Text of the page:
Brian Thomas

Brian Thomas

Based in Cincinnati, OH, the Brian Thomas Morning Show covers news and politics, both local and national, from a conservative point of view.Read More

 

Tech Friday with Dave Hatter - October 1st 2021 - SPONSORED BY INTRUST IT


FBI warns about vishing attacks targeting corporate credentials:

  • Vishing (aka voice phishing) relies on phone calls that use social engineering to persuade victims to reveal sensitive information
  • The Federal Bureau of Investigation (FBI) recently warned of ongoing vishing attacks targeting corporate accounts and credentials from US and international employees
  • The FBI said attackers are using Voice over Internet Protocol (VoIP) platforms to target employees at all levels
  • Attackers tricked employees into "logging in" to spoofed websites to harvest their credentials (usernames and passwords)
  • Attackers were able use the stolen credentials to access corporate networks and in some cases escalate privileges and cause significant financial damage
  • The FBI said "In one instance, the cybercriminals found an employee via the company’s chatroom, and convinced the individual to log into the fake VPN page operated by the cybercriminals"
  • Attackers used the stolen credentials to access corporate systems and eventually connect with an employee that could manage other user's accounts and then phished that user for credentials
  • "The cybercriminals used a chatroom messaging service to contact and phish this employee’s login credentials." - FBI
  • This is the second vishing warning from the FBI since the start of the pandemic
  • The first was in August 2020 when the FBI and the Cybersecurity and Infrastructure Security Agency (CISA) issued a joint advisory warning on the issue
  • To help stop these attacks, the FBI recommended:
    • Multi-factor authentication (MFA) for all accounts
    • Use the principle of least privilege for network access with periodic review of permissions
    • Actively scan for unauthorized access
    • Segment your network to reduce exposure
    • Have dedicated administrators accounts

WSJ expose on the secretive TikTok algorithm:

  • The Wall Street Journal (WSJ) dug into TikTok's algorithm and the report is quite eye opening
  • WSJ created 100 TikTok bots to test TikTok
  • They also spoke to former TikTok employees and industry experts
  • TikTok claims their app does not listen through microphones or read texts and/or emails to learn about users
  • Rather, they use shares, likes, follows and watches to determine a user's interests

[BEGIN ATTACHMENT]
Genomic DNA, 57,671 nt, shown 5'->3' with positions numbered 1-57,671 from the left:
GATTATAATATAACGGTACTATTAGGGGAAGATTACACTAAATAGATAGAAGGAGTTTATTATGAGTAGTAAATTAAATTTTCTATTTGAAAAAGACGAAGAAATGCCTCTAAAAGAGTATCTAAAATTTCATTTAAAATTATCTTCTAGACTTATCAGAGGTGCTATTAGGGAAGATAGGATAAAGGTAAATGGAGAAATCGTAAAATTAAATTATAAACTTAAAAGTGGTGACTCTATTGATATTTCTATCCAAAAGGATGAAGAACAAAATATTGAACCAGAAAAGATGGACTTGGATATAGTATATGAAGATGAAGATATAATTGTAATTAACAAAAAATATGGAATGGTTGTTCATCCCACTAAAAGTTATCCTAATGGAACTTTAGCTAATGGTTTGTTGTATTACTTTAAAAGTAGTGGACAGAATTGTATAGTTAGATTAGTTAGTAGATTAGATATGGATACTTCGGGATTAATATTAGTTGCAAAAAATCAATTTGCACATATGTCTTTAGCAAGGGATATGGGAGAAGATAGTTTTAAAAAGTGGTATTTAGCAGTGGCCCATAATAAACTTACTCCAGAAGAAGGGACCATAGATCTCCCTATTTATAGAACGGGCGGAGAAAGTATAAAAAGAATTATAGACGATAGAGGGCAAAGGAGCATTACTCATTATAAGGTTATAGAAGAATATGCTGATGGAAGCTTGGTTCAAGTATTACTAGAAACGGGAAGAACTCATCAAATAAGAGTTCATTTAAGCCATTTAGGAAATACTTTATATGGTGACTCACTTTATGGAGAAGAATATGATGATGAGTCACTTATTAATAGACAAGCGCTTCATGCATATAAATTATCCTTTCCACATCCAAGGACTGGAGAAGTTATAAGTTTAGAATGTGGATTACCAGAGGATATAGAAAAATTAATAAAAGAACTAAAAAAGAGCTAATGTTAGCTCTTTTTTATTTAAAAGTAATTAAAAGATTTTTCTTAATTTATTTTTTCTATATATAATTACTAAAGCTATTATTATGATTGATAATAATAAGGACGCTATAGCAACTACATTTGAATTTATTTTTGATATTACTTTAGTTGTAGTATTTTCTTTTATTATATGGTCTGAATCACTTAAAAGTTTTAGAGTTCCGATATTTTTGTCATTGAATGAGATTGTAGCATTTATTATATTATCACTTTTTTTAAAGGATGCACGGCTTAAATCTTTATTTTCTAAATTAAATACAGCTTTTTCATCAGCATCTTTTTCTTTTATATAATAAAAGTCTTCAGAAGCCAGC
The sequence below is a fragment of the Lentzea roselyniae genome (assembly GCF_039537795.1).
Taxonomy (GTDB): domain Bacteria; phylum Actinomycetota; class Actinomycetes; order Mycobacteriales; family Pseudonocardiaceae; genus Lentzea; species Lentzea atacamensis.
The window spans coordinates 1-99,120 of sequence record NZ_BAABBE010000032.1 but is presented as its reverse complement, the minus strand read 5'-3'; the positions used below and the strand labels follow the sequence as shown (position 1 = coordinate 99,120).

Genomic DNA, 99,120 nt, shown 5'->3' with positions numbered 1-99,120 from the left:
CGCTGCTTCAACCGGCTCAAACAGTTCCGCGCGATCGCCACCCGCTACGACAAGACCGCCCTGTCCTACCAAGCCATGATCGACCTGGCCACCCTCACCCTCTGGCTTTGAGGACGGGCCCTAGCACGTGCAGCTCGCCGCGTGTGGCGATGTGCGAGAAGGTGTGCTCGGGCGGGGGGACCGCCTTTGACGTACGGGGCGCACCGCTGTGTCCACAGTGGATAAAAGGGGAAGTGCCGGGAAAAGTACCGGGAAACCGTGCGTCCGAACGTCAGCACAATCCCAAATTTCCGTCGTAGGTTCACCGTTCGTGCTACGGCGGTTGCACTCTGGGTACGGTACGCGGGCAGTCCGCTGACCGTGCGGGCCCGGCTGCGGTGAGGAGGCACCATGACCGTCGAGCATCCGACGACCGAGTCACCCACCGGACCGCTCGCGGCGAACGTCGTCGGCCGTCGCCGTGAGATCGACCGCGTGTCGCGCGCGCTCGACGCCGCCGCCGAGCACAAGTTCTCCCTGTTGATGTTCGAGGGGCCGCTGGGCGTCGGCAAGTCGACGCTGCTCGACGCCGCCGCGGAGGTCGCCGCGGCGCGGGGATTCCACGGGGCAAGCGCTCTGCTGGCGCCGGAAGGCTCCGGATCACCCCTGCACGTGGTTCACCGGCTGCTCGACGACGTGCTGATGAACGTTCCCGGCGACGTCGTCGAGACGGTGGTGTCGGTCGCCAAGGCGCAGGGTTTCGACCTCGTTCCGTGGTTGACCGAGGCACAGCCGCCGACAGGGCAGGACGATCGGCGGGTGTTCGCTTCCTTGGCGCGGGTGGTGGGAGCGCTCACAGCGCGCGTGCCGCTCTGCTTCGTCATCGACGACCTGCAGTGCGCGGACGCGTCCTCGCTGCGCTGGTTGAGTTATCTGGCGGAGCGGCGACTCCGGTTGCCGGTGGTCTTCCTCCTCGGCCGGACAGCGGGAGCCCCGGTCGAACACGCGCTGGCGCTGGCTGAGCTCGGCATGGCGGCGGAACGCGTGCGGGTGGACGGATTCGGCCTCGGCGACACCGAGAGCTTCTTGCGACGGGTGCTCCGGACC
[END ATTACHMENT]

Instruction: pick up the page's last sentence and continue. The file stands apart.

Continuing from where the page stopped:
• The bot accounts had locations and interests assigned and then "watched" videos
  • TikTok starts by sending popular content and then uses AI/ML to suss out what a user likes by tracking their every move
  • From their testing with these bot accounts, WSJ was able to determine that TikTok was using the attributes of videos like title, hash tags, music and content to determine what you like
  • Every second you watch is tracked including how long you linger over content to gauge your interest
  • WSJ found that TikTok learned the bots' interests in less than 2 hours, in some cases less than 40 minutes
  • As TikTok learns your deepest emotions and interests, it tends to send you more like content. Some experts called this the "rabbit hole"
  • Watch the WSJ video here:https://www.wsj.com/video/series/inside-tiktoks-highly-secretive-algorithm/investigation-how-tiktok-algorithm-figures-out-your-deepest-desires/6C0C2040-FF25-4827-8528-2BD6612E3796?mod=e2tw
  • Ditch TikTok the sooner the better

Smishing attacks are skyrocketing:

  • Smishing is text (SMS) based phishing
  • The texts use social engineering to lure victims to click bogus links or call phone numbers where attackers can steal information and/or perpetrate some type of fraud
  • Proofpoint reported that they have seen smishing attacks increase nearly 700% in first six months of 2021
  • Many of the attacks appear to be connected to online shopping/shipping which is likely due to more people shopping online due to the pandemic
  • UK based consumer protection agency Which? said it received more than 9,000 reports of smishing scams since launching a reporting service in March of this year
  • Be extra skeptical and go out-of-band to verify

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